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What makes a good or bad egg roll?

With all of the chatter about Chinese food and my weekly Chinese food night on the horizon, SO and I were thinking - what makes a good egg roll?

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  1. * Too oily
    * If it's an egg roll, it should have some assortment of meat AND veggies, not just veggies that they're trying to get rid off. Save the extra veggies for soup of the day.
    * Skin that cracks to 100 pieces. I want it crispy, but it can't be the flake to dust egg roll.
    * Too much filler veggies like carrots and some translucent mess that looks like ONIONS
    * crappy egg roll sauce. I want fire in my belly chili oil
    * 2-bites-and-it's-gone egg roll. Must be big enough where it can be a meal for an extreme dieter, but I make myself have a couple and then maybe a meal. :)

    1 Reply
    1. I get an outstanding eggroll where I live. Good veggie cabbage/meat mix and good seasoning. And they do a cornstarch water mix to dip the eggroll skins in to get an uber crispy textured exterior. And fresh duck sauce. And it is in a 'to go' restaurant

      1. Truly great egg rolls are rare. The best I ever had were large--say five inches long and two inches in diameter. They tended to be a bit on the greasy side. And the cabbage was obviously very, very fresh.

        1. I am recalling some of my favorite eggrolls and remembering what sets them apart.

          I happen to like the thick skinned eggrolls, though most of my favorites from various memorable spots are actually thin skinned.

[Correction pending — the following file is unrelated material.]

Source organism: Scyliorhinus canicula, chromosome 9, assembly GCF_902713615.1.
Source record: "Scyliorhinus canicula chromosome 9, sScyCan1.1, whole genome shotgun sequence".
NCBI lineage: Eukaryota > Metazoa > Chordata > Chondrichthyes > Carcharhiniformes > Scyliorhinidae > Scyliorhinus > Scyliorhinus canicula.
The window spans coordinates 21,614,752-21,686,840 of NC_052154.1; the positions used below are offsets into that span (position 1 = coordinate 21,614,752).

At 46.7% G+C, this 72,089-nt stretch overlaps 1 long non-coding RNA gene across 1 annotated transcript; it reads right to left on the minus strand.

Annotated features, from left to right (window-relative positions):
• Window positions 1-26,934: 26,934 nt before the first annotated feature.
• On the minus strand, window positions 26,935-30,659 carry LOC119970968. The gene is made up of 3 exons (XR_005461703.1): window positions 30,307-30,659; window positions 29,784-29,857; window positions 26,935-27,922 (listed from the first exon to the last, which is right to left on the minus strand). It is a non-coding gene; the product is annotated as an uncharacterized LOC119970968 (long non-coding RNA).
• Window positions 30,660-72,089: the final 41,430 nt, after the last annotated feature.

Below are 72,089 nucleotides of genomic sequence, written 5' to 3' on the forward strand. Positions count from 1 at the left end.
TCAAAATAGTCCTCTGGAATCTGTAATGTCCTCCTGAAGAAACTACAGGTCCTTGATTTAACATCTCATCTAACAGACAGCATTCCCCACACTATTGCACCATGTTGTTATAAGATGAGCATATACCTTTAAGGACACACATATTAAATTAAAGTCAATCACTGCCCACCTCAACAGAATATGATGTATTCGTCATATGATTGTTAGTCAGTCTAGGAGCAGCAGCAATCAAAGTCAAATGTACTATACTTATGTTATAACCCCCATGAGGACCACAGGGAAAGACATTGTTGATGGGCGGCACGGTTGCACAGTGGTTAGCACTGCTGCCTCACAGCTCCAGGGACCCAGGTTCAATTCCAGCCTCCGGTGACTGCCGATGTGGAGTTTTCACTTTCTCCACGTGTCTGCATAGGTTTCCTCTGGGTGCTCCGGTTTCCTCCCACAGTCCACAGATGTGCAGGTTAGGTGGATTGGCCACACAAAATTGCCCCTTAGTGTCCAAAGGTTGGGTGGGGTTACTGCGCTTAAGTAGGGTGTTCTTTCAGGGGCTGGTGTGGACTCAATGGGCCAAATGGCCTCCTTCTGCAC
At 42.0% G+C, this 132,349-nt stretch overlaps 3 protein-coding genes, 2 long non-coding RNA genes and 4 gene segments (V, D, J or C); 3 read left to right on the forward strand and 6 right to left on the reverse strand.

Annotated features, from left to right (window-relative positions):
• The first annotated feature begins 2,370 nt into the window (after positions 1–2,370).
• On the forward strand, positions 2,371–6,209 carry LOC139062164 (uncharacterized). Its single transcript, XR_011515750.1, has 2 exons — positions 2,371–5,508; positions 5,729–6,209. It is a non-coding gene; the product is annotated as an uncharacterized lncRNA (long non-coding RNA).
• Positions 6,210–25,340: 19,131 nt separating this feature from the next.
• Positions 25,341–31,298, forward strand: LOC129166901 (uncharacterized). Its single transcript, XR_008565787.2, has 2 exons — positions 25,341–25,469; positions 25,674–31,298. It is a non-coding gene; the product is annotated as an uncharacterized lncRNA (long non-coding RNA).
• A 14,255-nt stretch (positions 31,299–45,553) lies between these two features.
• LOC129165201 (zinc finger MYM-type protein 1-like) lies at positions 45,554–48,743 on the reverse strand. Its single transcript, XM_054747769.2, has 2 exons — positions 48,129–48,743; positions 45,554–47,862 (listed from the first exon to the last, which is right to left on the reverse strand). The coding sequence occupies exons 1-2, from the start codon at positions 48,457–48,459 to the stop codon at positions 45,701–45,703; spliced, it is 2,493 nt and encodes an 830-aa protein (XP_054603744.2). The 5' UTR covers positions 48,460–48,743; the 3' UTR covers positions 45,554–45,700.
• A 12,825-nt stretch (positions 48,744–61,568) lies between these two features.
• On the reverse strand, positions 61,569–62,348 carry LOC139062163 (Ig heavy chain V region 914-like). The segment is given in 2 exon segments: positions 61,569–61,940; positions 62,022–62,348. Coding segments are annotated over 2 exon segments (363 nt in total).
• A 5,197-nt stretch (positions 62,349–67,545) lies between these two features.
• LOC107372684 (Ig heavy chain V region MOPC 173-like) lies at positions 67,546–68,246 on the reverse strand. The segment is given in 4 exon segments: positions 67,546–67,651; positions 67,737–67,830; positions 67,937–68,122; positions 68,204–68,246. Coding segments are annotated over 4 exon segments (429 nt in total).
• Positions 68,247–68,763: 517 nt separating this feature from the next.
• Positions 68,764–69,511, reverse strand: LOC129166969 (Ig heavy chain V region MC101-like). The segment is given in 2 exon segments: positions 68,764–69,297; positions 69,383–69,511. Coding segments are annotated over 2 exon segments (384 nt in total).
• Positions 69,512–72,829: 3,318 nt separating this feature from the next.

There was a place in a mall by my home when I was a child and they had thin skinned eggrolls that were stuffed with ground beef. So delicious. I haven't seen other eggrolls like that.

          I also love Vietnamese style eggrolls even when the resto has used a thin wheat flour skin and not a rice paper, which a lot of places seem to do. These eggrolls are well seasoned and have lots of black pepper in them, plus mushrooms or if I get lucky, wood ear fungus which gives this great flavor. I also love the glass noodles in them.

          I noticed a lot of Thai places have eggrolls with cabbage-carrot combo but also glass noodles inside. That just adds something to the texture which is so good.

          I once had an eggroll at a Thai place that I simply adored: there was some veg in it, but also a whole peeled shrimp with it's tail sticking out of one end of the eggroll. The crispy eggroll skin paired with the soft shrimp flesh was really delicious.

          Thinking about generic eggrolls: I guess crispness and freshness are important. And the veg inside should still have crunch and not be overcooked mush. The filling should also be well seasoned, meaning salty enough to not taste bland with the skin wrapper, and with a bit of white or black pepper. Lastly, if the place does have the thick wrappers, the wrapper should be cooked all the way through. I have come across a fair amount of wrappers which are raw on the inside, and that won't do.

          7 Replies
          1. re: luckyfatima

            I honestly have not seen a "good" egg roll in years, even in the great little hole in the wall authentic places in chinatown. I feel like they are a second thought that only anglos want or order.